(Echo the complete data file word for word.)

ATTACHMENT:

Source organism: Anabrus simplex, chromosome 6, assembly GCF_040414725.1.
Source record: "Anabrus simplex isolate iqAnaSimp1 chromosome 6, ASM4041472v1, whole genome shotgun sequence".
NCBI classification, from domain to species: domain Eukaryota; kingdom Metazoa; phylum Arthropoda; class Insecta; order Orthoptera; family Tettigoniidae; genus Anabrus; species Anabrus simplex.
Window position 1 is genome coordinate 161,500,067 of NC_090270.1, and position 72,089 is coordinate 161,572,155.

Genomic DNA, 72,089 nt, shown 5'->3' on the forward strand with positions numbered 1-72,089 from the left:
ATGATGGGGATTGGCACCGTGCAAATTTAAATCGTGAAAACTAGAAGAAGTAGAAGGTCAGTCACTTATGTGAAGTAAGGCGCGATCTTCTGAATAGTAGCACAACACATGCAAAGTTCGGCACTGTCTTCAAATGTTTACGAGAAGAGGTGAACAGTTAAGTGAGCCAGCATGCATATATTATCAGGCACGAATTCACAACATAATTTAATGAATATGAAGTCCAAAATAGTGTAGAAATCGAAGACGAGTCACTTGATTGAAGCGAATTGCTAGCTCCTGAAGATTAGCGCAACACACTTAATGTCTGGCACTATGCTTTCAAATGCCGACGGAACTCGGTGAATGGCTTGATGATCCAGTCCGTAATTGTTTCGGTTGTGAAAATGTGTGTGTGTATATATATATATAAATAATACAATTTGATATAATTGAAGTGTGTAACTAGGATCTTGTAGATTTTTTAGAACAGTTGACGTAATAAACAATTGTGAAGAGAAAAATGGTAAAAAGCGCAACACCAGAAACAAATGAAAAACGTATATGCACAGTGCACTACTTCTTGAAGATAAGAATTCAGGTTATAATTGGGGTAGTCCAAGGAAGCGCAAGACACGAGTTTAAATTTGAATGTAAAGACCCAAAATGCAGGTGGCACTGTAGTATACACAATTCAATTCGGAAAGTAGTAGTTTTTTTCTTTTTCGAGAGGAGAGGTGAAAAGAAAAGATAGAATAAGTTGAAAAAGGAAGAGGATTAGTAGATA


Source organism: Anabrus simplex, chromosome 6, assembly GCF_040414725.1.
Source record: "Anabrus simplex isolate iqAnaSimp1 chromosome 6, ASM4041472v1, whole genome shotgun sequence".
NCBI classification, from domain to species: domain Eukaryota; kingdom Metazoa; phylum Arthropoda; class Insecta; order Orthoptera; family Tettigoniidae; genus Anabrus; species Anabrus simplex.
Window position 1 is genome coordinate 161,500,067 of NC_090270.1, and position 72,089 is coordinate 161,572,155.

Genomic DNA, 72,089 nt, shown 5'->3' on the forward strand with positions numbered 1-72,089 from the left:
ATGATGGGGATTGGCACCGTGCAAATTTAAATCGTGAAAACTAGAAGAAGTAGAAGGTCAGTCACTTATGTGAAGTAAGGCGCGATCTTCTGAATAGTAGCACAACACATGCAAAGTTCGGCACTGTCTTCAAATGTTTACGAGAAGAGGTGAACAGTTAAGTGAGCCAGCATGCATATATTATCAGGCACGAATTCACAACATAATTTAATGAATATGAAGTCCAAAATAGTGTAGAAATCGAAGACGAGTCACTTGATTGAAGCGAATTGCTAGCTCCTGAAGATTAGCGCAACACACTTAATGTCTGGCACTATGCTTTCAAATGCCGACGGAACTCGGTGAATGGCTTGATGATCCAGTCCGTAATTGTTTCGGTTGTGAAAATGTGTGTGTGTATATATATATATAAATAATACAATTTGATATAATTGAAGTGTGTAACTAGGATCTTGTAGATTTTTTAGAACAGTTGACGTAATAAACAATTGTGAAGAGAAAAATGGTAAAAAGCGCAACACCAGAAACAAATGAAAAACGTATATGCACAGTGCACTACTTCTTGAAGATAAGAATTCAGGTTATAATTGGGGTAGTCCAAGGAAGCGCAAGACACGAGTTTAAATTTGAATGTAAAGACCCAAAATGCAGGTGGCACTGTAGTATACACAATTCAATTCGGAAAGTAGTAGTTTTTTTCTTTTTCGAGAGGAGAGGTGAAAAGAAAAGATAGAATAAGTTGAAAAAGGAAGAGGATTAGTAGATA